SOT-23 package, which is very competitive with a discrete
two-transistor solution that has a discrete level shifter
without negative-input capability or added protections.
Beyond the obvious space savings, integrating the
UCC27531’s functions into a single IC package increases
the system’s overall reliability.
This single-channel driver is an attractive option
because it can be located very close to the power-switch
gate. Placement is more flexible than for a combination
high-side/low-side gate driver in a single IC. This flexibility
helps minimize the inductance between the driver and
power switch and gives the designer better control of the
switch’s gate. Figure 2 shows how many high-power
switches are in just a single phase of a DC-to-AC stage.
Over a complete three-phase system with multiple conversions between DC and AC and back, and with boost stages
of DC-to-DC conversion also needed in some applications,
there becomes a need for many gate drivers. Each one
must be strategically placed on the PCB to ensure a
proper design.
Conclusion
In renewable-energy applications, conversion of power
generated from solar arrays and wind turbines presents
unique challenges to the system designer. These challenges include high voltages and power levels, meeting
safety and reliability requirements, and the overall complexity of the completely interconnected system. Although
gate drivers for power switches seem like a small part of
the total system control and power flow, they are actually
very important to the overall design performance.
References
1. F. Blaabjerg et al., “Power electronics and reliability in
renewable energy systems,” presented at 21st IEEE
International Symposium on Industrial Electronics,
Hangzhou, China, May 28–31, 2012.
2. Veda Prakash Galigekere and Marian K. Kazimierczuk.
(year, month). “Role of power electronics in renewable
energy systems” [Online]. Available under “White
Papers” at www.magnelab.com
3. Bob Calanan. (2011, Jan.). “Application considerations
for silicon carbide MOSFETs” [Online]. Available under
“Power Application Notes” at www.cree.com/power/
document-library
Related Web sites
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www.ti.com/ucc27531-aaj
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How to pick a linear regulator for
noise-sensitive applications
By Sureena Gupta
Marketing Engineer
Noise-sensitive applications require a power supply that
generates low internal noise and rejects noise from the
power source. These applications include test and
­measurement applications, medical equipment, communication equipment, base stations, and many others. A lownoise power supply is used to power a signal chain that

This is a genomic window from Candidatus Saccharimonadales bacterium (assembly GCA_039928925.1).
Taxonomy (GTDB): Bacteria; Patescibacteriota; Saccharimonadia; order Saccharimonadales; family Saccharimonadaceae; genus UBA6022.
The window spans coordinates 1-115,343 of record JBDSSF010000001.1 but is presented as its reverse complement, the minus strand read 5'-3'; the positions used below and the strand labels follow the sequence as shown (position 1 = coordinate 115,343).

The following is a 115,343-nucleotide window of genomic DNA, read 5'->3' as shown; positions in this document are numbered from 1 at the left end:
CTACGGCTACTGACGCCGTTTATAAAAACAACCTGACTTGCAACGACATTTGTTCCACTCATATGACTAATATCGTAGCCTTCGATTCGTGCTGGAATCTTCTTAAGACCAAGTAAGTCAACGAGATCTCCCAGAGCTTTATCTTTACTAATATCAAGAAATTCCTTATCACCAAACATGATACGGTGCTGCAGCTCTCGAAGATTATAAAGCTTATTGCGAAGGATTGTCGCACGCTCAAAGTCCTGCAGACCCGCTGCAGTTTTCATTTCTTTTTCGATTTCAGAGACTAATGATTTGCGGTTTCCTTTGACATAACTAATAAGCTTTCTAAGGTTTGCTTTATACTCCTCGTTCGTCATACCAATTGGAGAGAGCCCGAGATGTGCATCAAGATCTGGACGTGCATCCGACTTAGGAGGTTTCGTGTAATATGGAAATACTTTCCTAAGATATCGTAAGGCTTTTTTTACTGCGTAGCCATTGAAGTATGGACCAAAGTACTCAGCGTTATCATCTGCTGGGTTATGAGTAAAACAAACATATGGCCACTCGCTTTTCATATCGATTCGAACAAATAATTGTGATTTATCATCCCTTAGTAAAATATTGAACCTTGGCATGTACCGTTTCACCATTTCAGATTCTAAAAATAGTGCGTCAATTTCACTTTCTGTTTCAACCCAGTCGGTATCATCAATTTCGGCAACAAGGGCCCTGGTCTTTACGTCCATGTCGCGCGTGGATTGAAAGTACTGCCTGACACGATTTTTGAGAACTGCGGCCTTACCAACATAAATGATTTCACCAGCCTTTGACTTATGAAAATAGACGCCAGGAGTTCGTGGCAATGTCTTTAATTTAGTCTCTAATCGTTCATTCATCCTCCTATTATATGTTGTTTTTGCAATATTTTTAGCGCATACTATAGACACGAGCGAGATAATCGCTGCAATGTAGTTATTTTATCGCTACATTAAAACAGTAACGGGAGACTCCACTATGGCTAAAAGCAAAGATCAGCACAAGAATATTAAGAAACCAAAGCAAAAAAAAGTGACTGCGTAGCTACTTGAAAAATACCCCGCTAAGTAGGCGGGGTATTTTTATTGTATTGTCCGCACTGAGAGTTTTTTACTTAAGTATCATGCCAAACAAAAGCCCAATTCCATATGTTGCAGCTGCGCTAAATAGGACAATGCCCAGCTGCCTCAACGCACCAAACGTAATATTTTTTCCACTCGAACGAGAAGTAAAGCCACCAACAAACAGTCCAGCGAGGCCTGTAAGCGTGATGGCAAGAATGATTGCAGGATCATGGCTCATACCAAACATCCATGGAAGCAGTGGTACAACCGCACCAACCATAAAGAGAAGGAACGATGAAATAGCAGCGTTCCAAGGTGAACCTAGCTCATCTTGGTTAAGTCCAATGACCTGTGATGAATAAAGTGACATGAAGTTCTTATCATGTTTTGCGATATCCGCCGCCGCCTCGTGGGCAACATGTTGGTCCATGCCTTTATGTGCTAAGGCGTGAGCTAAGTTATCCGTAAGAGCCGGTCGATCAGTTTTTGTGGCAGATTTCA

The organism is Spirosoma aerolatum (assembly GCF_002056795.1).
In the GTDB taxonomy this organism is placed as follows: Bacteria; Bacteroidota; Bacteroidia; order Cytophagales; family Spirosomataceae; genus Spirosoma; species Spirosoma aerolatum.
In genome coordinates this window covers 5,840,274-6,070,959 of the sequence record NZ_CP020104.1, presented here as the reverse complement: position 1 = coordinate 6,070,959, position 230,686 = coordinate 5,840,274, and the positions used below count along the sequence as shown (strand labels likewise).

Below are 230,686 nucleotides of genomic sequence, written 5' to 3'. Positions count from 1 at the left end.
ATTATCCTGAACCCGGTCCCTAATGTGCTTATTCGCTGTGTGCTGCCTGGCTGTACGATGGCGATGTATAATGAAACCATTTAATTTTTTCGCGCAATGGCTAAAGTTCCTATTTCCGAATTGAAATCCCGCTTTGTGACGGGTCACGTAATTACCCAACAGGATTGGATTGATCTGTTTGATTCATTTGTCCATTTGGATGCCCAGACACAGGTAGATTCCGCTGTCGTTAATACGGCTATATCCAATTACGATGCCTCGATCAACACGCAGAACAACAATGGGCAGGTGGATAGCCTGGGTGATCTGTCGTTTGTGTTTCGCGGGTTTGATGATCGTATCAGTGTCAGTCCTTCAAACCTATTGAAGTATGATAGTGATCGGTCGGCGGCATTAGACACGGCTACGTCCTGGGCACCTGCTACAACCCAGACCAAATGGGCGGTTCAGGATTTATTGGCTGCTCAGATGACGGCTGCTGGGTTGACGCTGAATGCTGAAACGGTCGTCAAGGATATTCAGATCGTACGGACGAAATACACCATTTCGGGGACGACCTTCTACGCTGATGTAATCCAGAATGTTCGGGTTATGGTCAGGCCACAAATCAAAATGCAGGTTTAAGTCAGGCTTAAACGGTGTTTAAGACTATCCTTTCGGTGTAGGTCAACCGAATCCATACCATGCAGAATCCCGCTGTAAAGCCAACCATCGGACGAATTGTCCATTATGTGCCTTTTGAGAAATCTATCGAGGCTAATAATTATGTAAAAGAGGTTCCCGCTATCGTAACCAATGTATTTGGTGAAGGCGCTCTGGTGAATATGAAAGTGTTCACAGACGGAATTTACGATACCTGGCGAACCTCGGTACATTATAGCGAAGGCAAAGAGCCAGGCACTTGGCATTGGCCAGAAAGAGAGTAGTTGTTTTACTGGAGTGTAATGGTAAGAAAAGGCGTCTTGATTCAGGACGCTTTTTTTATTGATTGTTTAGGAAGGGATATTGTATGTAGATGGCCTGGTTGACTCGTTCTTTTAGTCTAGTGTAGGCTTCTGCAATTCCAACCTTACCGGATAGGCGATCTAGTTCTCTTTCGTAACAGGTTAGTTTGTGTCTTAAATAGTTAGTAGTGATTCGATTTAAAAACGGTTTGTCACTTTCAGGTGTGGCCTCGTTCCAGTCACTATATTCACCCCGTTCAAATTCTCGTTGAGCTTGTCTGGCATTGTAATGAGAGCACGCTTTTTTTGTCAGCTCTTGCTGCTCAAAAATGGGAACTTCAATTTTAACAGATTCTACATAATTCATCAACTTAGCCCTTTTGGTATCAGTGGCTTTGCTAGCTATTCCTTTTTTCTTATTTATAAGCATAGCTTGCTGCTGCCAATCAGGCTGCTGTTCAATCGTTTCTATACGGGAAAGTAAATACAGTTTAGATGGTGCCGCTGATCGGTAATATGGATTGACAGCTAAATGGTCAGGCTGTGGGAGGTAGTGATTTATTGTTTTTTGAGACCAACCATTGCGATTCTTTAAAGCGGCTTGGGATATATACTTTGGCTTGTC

includes data converters, amplifiers, clocks, jitter cleaners,
PLLs, analog front ends and many other devices. A lownoise power solution is essential to preserving signal
­accuracy and integrity. This article addresses criteria and
parameters to consider in designing such a power solution,
including important specifications for picking a linear
­regulator.
The terms “power supply ripple rejection” (PSRR) and
“linear regulator” often are used together. The linear regulator’s high ripple rejection makes it an integral part of a
power solution. PSRR is a measure of how well the regulator filters a circuit by rejecting noise or ripple coming from
the power-supply input at various frequencies. In both
low-dropout regulators (LDOs) and linear regulators,
PSRR is a measure of output ripple compared to the input
ripple over a frequency range.
Since PSRR is calculated as ripple rejection, it is
expected to be a negative number. However, it is represented as a positive number in the datasheet so that a
higher number denotes higher noise rejection.
Mathematically, it is expressed in decibels as
 VIN _ ripple 
PSRR = 20 × log 
.
 VOUT _ ripple 
The PSRR of a linear regulator can be divided into three
frequency-range regions. The first region extends from DC
to the roll-off frequency. The ripple rejection in this region
is mostly dominated by open-loop gain and the bandgap
reference. The second region extends from the roll-off frequency to the unity-gain frequency. The PSRR in this
region is usually higher than in the first region and is
mainly dominated by the open-loop gain of the regulator.
The third region’s frequency range is above that of the
unity-gain frequency. The output capacitor, along with the
linear regulator’s parasitics (in the VIN-to-VOUT path),
dominates this region. Therefore, the values of the
selected output capacitor and its equivalent series resistance are quite important. This information can be found
in any datasheet.
In addition to VIN, VOUT, and system load requirements,
an engineer needs to know the frequency range of ripple
and noise in the system or power supply in order to select
linear regulators with a good PSRR in that frequency
range. For example, a switcher that switches at a frequency of 2 MHz may require a linear regulator that has a
high PSRR at around 2 MHz. Figure 1 shows a linear regulator’s high PSRR of about 55 dB at 2 MHz that helps to
remove input noise. Also, when PSRR graphs in the regulator datasheets are evaluated, it is always good to note
the dropout voltage at which the PSRR is measured. High
dropout voltage leads to better PSRR but reduces the
device’s efficiency.
Figure 1. Plot of linear regulator’s widebandwidth, high PSRR
90
80
PSRR Magnitude (dB)
70
60
50
40
30
VIN = 3 V
VOUT = 1.87 V
CIN = None
20
10
0
10
100
1k
10 k
100 k
Frequency (Hz)
1M
10 M
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Figure 2 shows a switching regulator’s spectral noise
that is fed to a linear regulator. It can be seen that the
switcher is operating at 500 kHz. Figure 3 shows the
­output spectrum of the Texas Instruments TPS7A4700
­linear regulator. The spike caused by the switcher at